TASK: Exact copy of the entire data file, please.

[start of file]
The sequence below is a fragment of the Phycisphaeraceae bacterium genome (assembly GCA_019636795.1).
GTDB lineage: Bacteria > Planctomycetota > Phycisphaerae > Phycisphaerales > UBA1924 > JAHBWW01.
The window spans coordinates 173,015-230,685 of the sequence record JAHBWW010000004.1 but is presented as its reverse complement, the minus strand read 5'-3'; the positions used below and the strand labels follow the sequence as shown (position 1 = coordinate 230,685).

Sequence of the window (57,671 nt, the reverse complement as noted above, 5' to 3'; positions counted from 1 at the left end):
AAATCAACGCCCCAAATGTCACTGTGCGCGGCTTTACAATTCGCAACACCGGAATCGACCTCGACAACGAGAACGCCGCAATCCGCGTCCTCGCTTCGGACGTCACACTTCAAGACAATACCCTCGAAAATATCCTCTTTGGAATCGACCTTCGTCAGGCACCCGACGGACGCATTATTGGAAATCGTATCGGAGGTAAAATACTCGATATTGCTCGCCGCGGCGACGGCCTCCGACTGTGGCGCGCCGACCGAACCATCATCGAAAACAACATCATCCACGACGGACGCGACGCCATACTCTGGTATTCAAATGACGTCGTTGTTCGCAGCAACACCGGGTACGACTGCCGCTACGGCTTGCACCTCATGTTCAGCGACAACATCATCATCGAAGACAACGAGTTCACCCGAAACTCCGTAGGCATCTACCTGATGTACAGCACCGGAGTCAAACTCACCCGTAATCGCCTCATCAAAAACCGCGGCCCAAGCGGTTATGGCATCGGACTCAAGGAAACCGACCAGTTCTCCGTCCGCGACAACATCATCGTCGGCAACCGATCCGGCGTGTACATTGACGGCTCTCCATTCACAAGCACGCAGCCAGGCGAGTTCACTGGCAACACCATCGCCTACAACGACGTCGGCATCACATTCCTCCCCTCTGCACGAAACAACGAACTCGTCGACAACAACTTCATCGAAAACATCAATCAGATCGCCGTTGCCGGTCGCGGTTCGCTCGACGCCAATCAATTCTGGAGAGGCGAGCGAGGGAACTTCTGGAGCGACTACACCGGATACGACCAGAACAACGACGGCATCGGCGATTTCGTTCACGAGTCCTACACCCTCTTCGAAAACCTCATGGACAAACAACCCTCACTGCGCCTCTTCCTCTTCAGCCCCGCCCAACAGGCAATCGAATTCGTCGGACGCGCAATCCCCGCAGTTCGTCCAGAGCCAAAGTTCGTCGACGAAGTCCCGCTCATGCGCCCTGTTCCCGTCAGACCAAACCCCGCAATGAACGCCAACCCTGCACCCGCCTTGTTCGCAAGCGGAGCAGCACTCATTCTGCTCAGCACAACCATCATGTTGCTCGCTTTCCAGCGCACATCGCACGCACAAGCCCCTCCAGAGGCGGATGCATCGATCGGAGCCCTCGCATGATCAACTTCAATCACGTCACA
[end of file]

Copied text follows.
The sequence below is a fragment of the Phycisphaeraceae bacterium genome (assembly GCA_019636795.1).
GTDB lineage: Bacteria > Planctomycetota > Phycisphaerae > Phycisphaerales > UBA1924 > JAHBWW01.
The window spans coordinates 173,015-230,685 of the sequence record JAHBWW010000004.1 but is presented as its reverse complement, the minus strand read 5'-3'; the positions used below and the strand labels follow the sequence as shown (position 1 = coordinate 230,685).

Sequence of the window (57,671 nt, the reverse complement as noted above, 5' to 3'; positions counted from 1 at the left end):
AAATCAACGCCCCAAATGTCACTGTGCGCGGCTTTACAATTCGCAACACCGGAATCGACCTCGACAACGAGAACGCCGCAATCCGCGTCCTCGCTTCGGACGTCACACTTCAAGACAATACCCTCGAAAATATCCTCTTTGGAATCGACCTTCGTCAGGCACCCGACGGACGCATTATTGGAAATCGTATCGGAGGTAAAATACTCGATATTGCTCGCCGCGGCGACGGCCTCCGACTGTGGCGCGCCGACCGAACCATCATCGAAAACAACATCATCCACGACGGACGCGACGCCATACTCTGGTATTCAAATGACGTCGTTGTTCGCAGCAACACCGGGTACGACTGCCGCTACGGCTTGCACCTCATGTTCAGCGACAACATCATCATCGAAGACAACGAGTTCACCCGAAACTCCGTAGGCATCTACCTGATGTACAGCACCGGAGTCAAACTCACCCGTAATCGCCTCATCAAAAACCGCGGCCCAAGCGGTTATGGCATCGGACTCAAGGAAACCGACCAGTTCTCCGTCCGCGACAACATCATCGTCGGCAACCGATCCGGCGTGTACATTGACGGCTCTCCATTCACAAGCACGCAGCCAGGCGAGTTCACTGGCAACACCATCGCCTACAACGACGTCGGCATCACATTCCTCCCCTCTGCACGAAACAACGAACTCGTCGACAACAACTTCATCGAAAACATCAATCAGATCGCCGTTGCCGGTCGCGGTTCGCTCGACGCCAATCAATTCTGGAGAGGCGAGCGAGGGAACTTCTGGAGCGACTACACCGGATACGACCAGAACAACGACGGCATCGGCGATTTCGTTCACGAGTCCTACACCCTCTTCGAAAACCTCATGGACAAACAACCCTCACTGCGCCTCTTCCTCTTCAGCCCCGCCCAACAGGCAATCGAATTCGTCGGACGCGCAATCCCCGCAGTTCGTCCAGAGCCAAAGTTCGTCGACGAAGTCCCGCTCATGCGCCCTGTTCCCGTCAGACCAAACCCCGCAATGAACGCCAACCCTGCACCCGCCTTGTTCGCAAGCGGAGCAGCACTCATTCTGCTCAGCACAACCATCATGTTGCTCGCTTTCCAGCGCACATCGCACGCACAAGCCCCTCCAGAGGCGGATGCATCGATCGGAGCCCTCGCATGATCAACTTCAATCACGTCACA